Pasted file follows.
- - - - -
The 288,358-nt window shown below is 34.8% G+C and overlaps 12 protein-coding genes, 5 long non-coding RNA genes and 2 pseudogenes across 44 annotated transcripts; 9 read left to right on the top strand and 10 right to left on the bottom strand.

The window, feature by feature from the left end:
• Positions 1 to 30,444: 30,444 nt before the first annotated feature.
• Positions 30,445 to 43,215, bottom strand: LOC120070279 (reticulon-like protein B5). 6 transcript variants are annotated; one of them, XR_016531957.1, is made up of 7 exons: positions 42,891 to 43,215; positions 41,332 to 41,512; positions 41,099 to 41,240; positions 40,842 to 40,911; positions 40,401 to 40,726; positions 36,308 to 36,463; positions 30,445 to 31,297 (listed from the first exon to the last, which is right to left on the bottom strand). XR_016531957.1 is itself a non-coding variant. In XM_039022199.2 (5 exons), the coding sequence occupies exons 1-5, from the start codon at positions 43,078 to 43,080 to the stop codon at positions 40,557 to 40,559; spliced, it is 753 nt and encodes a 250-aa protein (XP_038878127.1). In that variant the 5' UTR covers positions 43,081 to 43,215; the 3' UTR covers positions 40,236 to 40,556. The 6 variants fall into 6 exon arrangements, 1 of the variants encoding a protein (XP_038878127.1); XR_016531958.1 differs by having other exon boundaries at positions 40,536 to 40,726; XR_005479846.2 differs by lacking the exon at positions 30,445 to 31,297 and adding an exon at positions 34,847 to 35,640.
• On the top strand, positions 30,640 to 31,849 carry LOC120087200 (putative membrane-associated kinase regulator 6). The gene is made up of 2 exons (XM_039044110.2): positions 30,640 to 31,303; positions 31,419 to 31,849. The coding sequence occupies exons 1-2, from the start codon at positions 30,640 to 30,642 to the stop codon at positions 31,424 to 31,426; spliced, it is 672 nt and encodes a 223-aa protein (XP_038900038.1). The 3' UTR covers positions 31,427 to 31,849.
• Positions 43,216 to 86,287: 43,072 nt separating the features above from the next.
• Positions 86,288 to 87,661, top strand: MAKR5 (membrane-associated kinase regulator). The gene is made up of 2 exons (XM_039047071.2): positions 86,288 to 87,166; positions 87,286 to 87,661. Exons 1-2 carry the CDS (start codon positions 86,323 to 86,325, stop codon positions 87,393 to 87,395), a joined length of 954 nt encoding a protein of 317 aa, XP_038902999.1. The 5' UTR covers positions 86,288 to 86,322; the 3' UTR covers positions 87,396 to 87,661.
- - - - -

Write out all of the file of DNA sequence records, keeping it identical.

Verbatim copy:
The 288,358-nt window shown below is 34.8% G+C and overlaps 12 protein-coding genes, 5 long non-coding RNA genes and 2 pseudogenes across 44 annotated transcripts; 9 read left to right on the top strand and 10 right to left on the bottom strand.

The window, feature by feature from the left end:
• Positions 1 to 30,444: 30,444 nt before the first annotated feature.
• Positions 30,445 to 43,215, bottom strand: LOC120070279 (reticulon-like protein B5). 6 transcript variants are annotated; one of them, XR_016531957.1, is made up of 7 exons: positions 42,891 to 43,215; positions 41,332 to 41,512; positions 41,099 to 41,240; positions 40,842 to 40,911; positions 40,401 to 40,726; positions 36,308 to 36,463; positions 30,445 to 31,297 (listed from the first exon to the last, which is right to left on the bottom strand). XR_016531957.1 is itself a non-coding variant. In XM_039022199.2 (5 exons), the coding sequence occupies exons 1-5, from the start codon at positions 43,078 to 43,080 to the stop codon at positions 40,557 to 40,559; spliced, it is 753 nt and encodes a 250-aa protein (XP_038878127.1). In that variant the 5' UTR covers positions 43,081 to 43,215; the 3' UTR covers positions 40,236 to 40,556. The 6 variants fall into 6 exon arrangements, 1 of the variants encoding a protein (XP_038878127.1); XR_016531958.1 differs by having other exon boundaries at positions 40,536 to 40,726; XR_005479846.2 differs by lacking the exon at positions 30,445 to 31,297 and adding an exon at positions 34,847 to 35,640.
• On the top strand, positions 30,640 to 31,849 carry LOC120087200 (putative membrane-associated kinase regulator 6). The gene is made up of 2 exons (XM_039044110.2): positions 30,640 to 31,303; positions 31,419 to 31,849. The coding sequence occupies exons 1-2, from the start codon at positions 30,640 to 30,642 to the stop codon at positions 31,424 to 31,426; spliced, it is 672 nt and encodes a 223-aa protein (XP_038900038.1). The 3' UTR covers positions 31,427 to 31,849.
• Positions 43,216 to 86,287: 43,072 nt separating the features above from the next.
• Positions 86,288 to 87,661, top strand: MAKR5 (membrane-associated kinase regulator). The gene is made up of 2 exons (XM_039047071.2): positions 86,288 to 87,166; positions 87,286 to 87,661. Exons 1-2 carry the CDS (start codon positions 86,323 to 86,325, stop codon positions 87,393 to 87,395), a joined length of 954 nt encoding a protein of 317 aa, XP_038902999.1. The 5' UTR covers positions 86,288 to 86,322; the 3' UTR covers positions 87,396 to 87,661.